Judge blocks bid to increase restitution payments for Utah legislator’s part in 2014 ATV protest

This 2014 file photo shows an ATV protest ride through Recapture Canyon. near Blanding, Utah, May 10, 2014 | Photo by Dallas Hyland, St. George News

SALT LAKE CITY (AP) — A federal judge has rejected an increase in restitution payments being made by a former San Juan County commissioner for an illegal ATV protest ride in a Utah canyon, court records said.

In this 2014 file photo, then-San Juan County Commissioner Phil Lyman speaks at a protest rally against BLM at Centennial Park, Blanding, Utah, May 10, 2014 | Photo by Dallas Hyland, St. George News

U.S. District Judge David Nuffer blocked the federal government’s attempt to force Phil Lyman to increase his monthly payment from $100 to $500, The Deseret News reported Monday.

Nuffer ruled that the government wrongly assumed Lyman retained his commission seat after his election to the Utah House and that his $1,023 monthly legislative pay was in addition to his county salary.

Lyman’s monthly payments are going toward a total restitution of $95,055 assessed after a jury found Lyman guilty in 2015 of misdemeanor illegal use of ATVs and conspiracy for organizing a 2014 protest ride through a canyon closed to vehicles due to the presence of Native American cliff dwellings. Lyman said he was challenging federal management of Western public lands.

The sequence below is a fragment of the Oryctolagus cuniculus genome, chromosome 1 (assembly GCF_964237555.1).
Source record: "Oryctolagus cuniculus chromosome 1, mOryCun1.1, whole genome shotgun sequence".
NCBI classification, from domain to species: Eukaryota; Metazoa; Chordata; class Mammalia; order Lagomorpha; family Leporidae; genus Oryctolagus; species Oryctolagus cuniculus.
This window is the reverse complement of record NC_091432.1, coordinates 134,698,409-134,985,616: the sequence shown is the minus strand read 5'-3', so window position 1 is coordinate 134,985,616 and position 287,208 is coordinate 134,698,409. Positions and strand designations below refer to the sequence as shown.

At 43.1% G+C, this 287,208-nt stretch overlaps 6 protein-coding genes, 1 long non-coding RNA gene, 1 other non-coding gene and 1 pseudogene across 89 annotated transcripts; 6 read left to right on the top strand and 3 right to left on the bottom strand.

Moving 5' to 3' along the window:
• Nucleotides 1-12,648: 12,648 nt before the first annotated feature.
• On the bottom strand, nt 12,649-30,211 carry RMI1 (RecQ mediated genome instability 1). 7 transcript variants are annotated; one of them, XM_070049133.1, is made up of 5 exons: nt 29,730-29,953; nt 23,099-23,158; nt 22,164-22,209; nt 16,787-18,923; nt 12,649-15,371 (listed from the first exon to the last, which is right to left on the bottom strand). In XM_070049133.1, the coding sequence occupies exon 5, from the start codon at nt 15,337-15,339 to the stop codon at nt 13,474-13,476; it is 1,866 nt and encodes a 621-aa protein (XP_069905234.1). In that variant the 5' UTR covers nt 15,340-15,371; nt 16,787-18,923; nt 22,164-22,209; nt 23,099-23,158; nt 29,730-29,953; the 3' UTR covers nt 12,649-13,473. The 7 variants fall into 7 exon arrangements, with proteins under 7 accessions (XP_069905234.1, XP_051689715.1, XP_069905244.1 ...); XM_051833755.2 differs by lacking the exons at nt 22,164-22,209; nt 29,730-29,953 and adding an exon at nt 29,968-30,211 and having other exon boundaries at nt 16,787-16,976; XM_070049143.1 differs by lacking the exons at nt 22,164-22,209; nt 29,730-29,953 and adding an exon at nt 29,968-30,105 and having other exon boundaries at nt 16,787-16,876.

Lyman makes $25,000 less annually since he gave up his commission seat and began serving in the Legislature, he said. The accountant from Blanding did not reveal how much he makes from his private business.

However, Nuffer ordered Lyman to provide his 2017, 2018 and 2019 tax returns to the court and the U.S. Attorney’s Office no later than May.

Prosecutors said Lyman’s financial circumstances changed after his election to the House and that he had a “heightened moral obligation” to pay. Lyman says the U.S. Attorney’s Office is harassing him due to political motives.

Nuffer’s ruling said Lyman does not appear intent on avoiding restitution payments and did not argue the payment should be decreased.

“Instead, Mr. Lyman’s opposition focuses more on grievances against the federal government and the news media in a futile attempt to have his restitution overturned in its entirety,” the judge wrote. “That request will not be entertained.”

While Nuffer stated Lyman seemed intent on continuing payments, court documents from March showed Lyman had a $90,105 balance on his restitution. The judgment against him will expire in April 2036, and at his current rate of payments, court documents indicate he would pay only another $20,500 before that date. If he were to pay $500 a month, he would have restitution paid in full by 2034.

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